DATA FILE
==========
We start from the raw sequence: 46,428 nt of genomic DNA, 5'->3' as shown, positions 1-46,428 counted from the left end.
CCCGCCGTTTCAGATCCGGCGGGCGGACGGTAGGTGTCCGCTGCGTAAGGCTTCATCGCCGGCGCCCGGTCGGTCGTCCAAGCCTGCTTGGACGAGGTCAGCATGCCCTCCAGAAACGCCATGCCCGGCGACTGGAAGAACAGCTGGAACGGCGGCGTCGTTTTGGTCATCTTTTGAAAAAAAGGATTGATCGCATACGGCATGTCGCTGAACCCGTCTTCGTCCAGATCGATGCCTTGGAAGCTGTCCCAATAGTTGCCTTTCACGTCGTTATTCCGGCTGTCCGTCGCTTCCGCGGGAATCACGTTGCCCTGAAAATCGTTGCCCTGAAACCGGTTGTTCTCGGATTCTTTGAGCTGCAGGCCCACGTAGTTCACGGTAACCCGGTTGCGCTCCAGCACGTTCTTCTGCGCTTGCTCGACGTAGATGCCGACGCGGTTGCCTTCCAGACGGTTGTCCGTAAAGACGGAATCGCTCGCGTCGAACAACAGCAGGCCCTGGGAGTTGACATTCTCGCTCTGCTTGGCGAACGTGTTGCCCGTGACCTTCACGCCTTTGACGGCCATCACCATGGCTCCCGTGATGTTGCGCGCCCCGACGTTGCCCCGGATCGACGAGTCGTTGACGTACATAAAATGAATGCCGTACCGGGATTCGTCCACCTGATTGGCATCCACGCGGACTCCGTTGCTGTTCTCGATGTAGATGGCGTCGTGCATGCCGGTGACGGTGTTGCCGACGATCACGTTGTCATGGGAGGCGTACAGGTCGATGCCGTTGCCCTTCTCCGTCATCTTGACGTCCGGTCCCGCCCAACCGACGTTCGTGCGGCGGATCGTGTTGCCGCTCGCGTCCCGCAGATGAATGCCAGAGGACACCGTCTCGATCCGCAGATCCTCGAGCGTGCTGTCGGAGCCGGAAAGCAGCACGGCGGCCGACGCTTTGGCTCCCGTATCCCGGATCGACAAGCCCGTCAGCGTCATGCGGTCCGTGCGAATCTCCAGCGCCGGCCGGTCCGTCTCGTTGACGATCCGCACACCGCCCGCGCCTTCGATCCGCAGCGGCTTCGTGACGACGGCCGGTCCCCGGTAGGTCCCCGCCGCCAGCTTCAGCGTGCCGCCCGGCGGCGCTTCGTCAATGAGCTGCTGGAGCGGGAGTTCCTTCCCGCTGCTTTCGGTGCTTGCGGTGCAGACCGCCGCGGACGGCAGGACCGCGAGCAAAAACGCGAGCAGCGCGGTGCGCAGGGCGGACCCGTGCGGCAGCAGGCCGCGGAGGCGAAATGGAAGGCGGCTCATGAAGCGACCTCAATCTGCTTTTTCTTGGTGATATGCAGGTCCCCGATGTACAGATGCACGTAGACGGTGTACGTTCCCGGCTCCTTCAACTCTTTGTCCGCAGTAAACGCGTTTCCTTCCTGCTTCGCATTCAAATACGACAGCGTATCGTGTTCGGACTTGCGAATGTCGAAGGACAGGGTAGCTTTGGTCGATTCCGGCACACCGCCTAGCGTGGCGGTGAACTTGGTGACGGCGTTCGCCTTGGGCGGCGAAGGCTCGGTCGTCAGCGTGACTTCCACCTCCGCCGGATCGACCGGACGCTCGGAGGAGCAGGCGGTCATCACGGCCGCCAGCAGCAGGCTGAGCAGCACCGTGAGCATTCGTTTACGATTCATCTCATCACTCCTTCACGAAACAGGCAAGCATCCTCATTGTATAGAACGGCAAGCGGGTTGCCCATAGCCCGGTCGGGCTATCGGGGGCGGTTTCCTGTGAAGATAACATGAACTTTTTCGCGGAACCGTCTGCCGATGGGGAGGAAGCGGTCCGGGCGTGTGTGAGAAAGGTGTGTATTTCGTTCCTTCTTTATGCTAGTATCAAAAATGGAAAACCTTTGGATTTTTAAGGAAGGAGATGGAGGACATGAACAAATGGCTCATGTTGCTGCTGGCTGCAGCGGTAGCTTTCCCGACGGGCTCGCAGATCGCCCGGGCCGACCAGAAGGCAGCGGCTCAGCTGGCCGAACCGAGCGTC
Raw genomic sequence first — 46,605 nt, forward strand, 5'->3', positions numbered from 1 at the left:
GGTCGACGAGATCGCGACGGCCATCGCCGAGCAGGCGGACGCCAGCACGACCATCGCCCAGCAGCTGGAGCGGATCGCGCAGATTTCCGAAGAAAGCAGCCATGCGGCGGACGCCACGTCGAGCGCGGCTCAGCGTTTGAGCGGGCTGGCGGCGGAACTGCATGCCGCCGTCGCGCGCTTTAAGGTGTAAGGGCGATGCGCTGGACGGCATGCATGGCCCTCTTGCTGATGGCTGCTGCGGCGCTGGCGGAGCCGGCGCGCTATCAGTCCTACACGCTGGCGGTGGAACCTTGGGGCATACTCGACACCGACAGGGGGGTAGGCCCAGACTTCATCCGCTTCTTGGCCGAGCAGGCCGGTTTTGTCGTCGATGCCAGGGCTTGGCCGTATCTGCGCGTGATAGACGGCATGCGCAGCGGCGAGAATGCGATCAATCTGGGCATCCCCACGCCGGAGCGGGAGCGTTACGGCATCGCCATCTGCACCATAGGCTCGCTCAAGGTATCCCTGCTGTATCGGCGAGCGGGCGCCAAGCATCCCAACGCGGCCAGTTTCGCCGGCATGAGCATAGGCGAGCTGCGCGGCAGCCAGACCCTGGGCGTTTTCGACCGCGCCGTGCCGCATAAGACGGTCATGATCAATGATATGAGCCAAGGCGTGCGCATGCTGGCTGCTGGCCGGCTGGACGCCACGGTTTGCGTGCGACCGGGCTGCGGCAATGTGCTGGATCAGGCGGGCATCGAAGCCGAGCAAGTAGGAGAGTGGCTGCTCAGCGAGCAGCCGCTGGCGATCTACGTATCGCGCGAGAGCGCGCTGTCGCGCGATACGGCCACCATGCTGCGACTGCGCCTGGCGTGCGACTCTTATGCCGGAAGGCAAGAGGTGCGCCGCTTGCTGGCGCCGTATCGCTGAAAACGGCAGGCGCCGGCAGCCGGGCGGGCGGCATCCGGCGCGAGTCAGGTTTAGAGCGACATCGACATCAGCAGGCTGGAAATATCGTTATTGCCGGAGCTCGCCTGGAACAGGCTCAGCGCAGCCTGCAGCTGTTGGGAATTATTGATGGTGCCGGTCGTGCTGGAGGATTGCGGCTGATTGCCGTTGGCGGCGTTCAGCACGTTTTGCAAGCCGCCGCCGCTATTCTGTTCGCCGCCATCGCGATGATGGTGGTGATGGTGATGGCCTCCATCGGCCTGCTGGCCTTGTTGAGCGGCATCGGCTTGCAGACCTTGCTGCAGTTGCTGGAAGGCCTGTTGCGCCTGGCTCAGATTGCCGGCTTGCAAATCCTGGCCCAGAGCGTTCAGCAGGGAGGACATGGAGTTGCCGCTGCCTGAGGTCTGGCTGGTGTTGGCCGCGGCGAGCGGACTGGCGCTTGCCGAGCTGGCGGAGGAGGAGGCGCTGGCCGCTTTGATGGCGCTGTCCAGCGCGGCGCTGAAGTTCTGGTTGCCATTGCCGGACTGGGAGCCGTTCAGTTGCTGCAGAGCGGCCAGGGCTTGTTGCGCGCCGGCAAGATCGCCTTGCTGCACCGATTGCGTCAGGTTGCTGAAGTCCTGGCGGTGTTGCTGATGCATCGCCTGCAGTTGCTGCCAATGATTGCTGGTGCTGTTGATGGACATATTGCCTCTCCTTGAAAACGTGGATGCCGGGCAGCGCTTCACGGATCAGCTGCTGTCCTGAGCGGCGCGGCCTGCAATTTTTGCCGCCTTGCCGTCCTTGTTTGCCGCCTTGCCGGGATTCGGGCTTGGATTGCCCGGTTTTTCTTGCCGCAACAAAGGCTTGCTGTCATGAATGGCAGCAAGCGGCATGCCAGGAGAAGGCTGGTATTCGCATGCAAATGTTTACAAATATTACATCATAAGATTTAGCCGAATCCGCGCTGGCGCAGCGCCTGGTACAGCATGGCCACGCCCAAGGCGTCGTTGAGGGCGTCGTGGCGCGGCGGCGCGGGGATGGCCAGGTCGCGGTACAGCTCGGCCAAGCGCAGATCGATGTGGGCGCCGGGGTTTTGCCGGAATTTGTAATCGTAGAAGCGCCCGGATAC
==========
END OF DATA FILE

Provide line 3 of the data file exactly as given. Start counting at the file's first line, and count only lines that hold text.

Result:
Raw genomic sequence first — 46,605 nt, forward strand, 5'->3', positions numbered from 1 at the left: